The five key considerations when using a start-up approach with a large enterprise

Sacred cows can be challenged and problems that you already thought had been solved can be solved better. It takes a certain type of approach to make it work, but the same approach applies equally to large businesses, writes Cade Witnish.

 

Australian start-ups are seldom profitable ventures in the short-term. Often, the founder’s vision is focused on the big picture and the prospect of long-term gain. Start-ups have a way of making more work for less by virtue of the fact that most are cash poor. They are forced to find rather creative solutions to problems and often this means streamlining processes and thinking well outside the square.

For those operating an agency, working with a start-up as a client can bring all sorts of challenges and opportunities. As an agency we find ourselves pushing the boundaries in terms of finding new ways to approach things and helping a start-up stand out from the crowd. This means challenging sacred cows and focusing on solving problems that you already thought had been solved.

The fact is, we’ve learnt that it takes a certain type of approach to make it work, one that is not limited to start-up incubators but can be effectively utilised when working with large enterprises too.

 

The five key considerations when using a start-up approach with a large enterprise

1. Use proven results

Acting with the mindset of a start-up doesn’t mean ‘let’s keep it loose and eat pizza all day’.  The start-up approach, when it works, comes from classic business fundamentals i.e. let’s keep waste to a minimum, let’s be unafraid to learn from our mistakes, and make a product that our users love even more tomorrow than they do today.

2. Team dynamics

We have success using a lean start-up approach with our larger clients when we work as a small group, kind of like a SWAT team within a much larger company. Small groups can make big decisions quickly; big groups can take years to make small decisions. You also have to account for the personalities of your team. Often people are attracted to work with larger organisations because they value things like security, stability and predictable results. The lean start-up approach, which thrives on candid and constant communication, ideas and passion all demanding problems be thrashed out quickly and precisely, can freak them out.

3. Business scaling must equal innovation scaling

When you see larger enterprises fail, it’s often because they’ve scaled without also scaling innovation. Research in Motion is the classic example. In just a few years they went from being the clear market leader to reactively following the market.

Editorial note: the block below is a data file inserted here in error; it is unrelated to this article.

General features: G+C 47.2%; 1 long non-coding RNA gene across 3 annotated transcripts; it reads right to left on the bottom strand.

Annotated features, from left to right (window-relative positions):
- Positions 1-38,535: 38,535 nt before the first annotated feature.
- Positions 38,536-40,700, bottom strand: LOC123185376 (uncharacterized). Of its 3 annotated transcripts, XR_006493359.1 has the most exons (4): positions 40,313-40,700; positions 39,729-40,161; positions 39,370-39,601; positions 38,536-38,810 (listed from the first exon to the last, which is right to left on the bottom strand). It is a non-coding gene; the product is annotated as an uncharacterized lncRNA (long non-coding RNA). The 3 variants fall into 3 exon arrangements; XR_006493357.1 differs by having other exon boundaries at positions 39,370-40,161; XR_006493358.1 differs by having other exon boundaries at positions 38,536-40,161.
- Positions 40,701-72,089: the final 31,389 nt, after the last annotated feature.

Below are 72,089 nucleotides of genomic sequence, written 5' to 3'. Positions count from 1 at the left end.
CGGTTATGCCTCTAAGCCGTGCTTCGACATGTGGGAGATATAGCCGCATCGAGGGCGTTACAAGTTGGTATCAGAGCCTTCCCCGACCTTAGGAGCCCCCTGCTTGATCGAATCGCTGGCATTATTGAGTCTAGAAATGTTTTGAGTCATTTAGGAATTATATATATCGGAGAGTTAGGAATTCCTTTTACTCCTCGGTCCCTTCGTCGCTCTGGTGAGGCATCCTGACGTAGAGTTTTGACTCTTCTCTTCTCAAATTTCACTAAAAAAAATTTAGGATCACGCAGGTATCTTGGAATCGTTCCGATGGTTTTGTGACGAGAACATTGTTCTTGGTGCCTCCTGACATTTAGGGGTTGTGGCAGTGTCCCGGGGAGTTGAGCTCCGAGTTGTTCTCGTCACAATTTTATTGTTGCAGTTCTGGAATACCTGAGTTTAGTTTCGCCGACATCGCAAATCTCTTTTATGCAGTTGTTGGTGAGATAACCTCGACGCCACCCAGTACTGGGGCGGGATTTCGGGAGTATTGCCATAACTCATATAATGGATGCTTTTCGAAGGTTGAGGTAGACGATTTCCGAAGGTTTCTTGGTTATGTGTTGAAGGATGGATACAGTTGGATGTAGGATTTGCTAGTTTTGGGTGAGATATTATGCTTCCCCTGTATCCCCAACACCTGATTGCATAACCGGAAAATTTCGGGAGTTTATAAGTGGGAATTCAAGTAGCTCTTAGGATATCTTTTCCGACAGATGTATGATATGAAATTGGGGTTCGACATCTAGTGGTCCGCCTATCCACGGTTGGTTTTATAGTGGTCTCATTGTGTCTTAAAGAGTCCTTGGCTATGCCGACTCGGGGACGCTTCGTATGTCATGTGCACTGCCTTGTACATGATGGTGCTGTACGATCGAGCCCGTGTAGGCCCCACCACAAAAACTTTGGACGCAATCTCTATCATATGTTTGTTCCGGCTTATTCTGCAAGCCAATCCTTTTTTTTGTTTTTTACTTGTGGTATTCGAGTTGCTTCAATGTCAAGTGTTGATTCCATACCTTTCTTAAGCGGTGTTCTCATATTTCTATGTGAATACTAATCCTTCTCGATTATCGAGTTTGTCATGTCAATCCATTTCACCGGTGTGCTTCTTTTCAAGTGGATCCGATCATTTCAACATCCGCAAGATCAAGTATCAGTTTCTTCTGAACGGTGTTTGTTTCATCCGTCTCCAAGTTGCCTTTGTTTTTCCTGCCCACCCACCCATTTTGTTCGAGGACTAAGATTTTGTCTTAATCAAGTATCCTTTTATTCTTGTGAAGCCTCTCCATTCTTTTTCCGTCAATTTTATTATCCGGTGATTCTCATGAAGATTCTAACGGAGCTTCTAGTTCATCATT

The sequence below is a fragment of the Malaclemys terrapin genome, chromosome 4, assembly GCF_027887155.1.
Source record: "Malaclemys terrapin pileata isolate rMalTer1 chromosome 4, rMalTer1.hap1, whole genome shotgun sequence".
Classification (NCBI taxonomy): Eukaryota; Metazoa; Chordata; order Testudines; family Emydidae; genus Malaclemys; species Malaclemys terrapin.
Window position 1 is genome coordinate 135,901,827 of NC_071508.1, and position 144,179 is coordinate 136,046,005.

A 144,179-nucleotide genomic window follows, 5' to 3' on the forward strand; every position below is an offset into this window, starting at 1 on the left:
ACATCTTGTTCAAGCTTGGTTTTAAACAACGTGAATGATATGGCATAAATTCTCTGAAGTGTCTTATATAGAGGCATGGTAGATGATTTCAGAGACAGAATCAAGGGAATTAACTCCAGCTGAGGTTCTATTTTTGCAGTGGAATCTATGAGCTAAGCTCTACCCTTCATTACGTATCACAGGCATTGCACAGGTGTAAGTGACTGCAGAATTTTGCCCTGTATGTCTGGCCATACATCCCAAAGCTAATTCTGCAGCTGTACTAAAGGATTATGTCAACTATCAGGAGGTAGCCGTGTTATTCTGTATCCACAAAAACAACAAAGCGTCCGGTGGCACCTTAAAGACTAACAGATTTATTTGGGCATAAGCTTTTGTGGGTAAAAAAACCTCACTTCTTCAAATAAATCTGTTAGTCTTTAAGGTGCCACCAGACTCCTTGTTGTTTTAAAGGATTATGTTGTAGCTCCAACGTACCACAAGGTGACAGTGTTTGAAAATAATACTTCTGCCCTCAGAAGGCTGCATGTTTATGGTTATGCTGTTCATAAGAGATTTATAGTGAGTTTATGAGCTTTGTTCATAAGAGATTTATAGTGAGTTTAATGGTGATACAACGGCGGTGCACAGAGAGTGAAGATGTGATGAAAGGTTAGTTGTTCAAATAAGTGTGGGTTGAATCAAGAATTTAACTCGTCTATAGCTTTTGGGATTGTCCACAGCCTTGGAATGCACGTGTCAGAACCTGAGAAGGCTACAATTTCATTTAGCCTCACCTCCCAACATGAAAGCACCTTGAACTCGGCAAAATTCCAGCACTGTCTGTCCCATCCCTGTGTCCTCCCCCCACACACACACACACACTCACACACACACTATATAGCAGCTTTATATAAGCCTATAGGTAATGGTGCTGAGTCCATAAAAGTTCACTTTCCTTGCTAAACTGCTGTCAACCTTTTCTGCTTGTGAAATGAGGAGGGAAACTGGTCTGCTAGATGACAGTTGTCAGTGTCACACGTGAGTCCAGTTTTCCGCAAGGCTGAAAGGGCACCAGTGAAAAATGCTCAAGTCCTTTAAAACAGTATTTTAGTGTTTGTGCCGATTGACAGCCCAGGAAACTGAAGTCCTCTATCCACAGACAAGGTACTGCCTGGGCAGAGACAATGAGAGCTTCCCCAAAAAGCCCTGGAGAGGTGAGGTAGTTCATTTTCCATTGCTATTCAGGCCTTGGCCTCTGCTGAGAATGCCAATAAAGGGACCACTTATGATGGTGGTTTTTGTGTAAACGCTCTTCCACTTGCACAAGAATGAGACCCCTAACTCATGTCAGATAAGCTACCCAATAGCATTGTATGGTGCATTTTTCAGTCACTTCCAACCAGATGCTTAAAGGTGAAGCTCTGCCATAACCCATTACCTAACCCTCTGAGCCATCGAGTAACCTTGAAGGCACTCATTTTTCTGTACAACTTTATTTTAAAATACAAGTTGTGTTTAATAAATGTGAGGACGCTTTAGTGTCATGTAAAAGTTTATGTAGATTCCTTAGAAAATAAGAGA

Likewise Blockbuster went from ubiquity to bankrupt for the same reason – Netflix was innovating so fast that by the time Blockbuster got it’s head in the game it only had one play to make… and it failed.

Large enterprises cannot afford to stop innovating.

4. The biggest competition may also be the smallest

The concept of risk is becoming harder and harder to manage. Start-ups really have nothing to lose – they’re a moon shot from day one and once they gain momentum, everyone falls in love with their story. Businesses are quickly realising that the biggest risk to a company is not a handful of negative tweets or some bad press, but rather the handful of tiny competitors you don’t know about who are surviving on ramen noodles and Dr Pepper; their entire lives dedicated to making your entire business model obsolete in two years.

5. Versions and iterations

We find that our larger clients often want to spend the entire budget on the first execution of a campaign. We try to advise against spending months planning in advance and leaving no room for adjustment after go-live. Being smart about trimming back functionality to make the product a cleaner solution and looking at integrations after launch can be the difference between a project getting off the ground or not.

Even small iterations or insights can dramatically improve conversions. Recently, we had a project where changing the homepage image doubled sign-ups instantly. So we now work in versions, which is essentially just our way of saying, ‘this is the best we can do for what we know now, and that may change.’

Ultimately, I believe that it’s actually a misnomer that the culture within larger organisations stifles innovation. Bad leadership, not the size of a business, is what stifles innovation.

 

Cade Witnish
BY Cade Witnish ON 25 July 2014
Cade Witnish is managing director of Loud&Clear, a company he grew from a startup of three employees to 45 employees. He is a co-founder of FanHub Media, a Loud&Clear joint venture building the official AFL and NRL fantasy games, AFL Fantasy Punt and the Official NRL Match Centre, and oversees the Loud&Clear Group of joint ventures including BoxSuite, Sidekicker and Designer Websites. Prior to founding Loud&Clear, Cade garnered over 10 years experience in sales and marketing within the pharmaceutical and medical devices industries. Connect with him on cade@loudclear.com.au.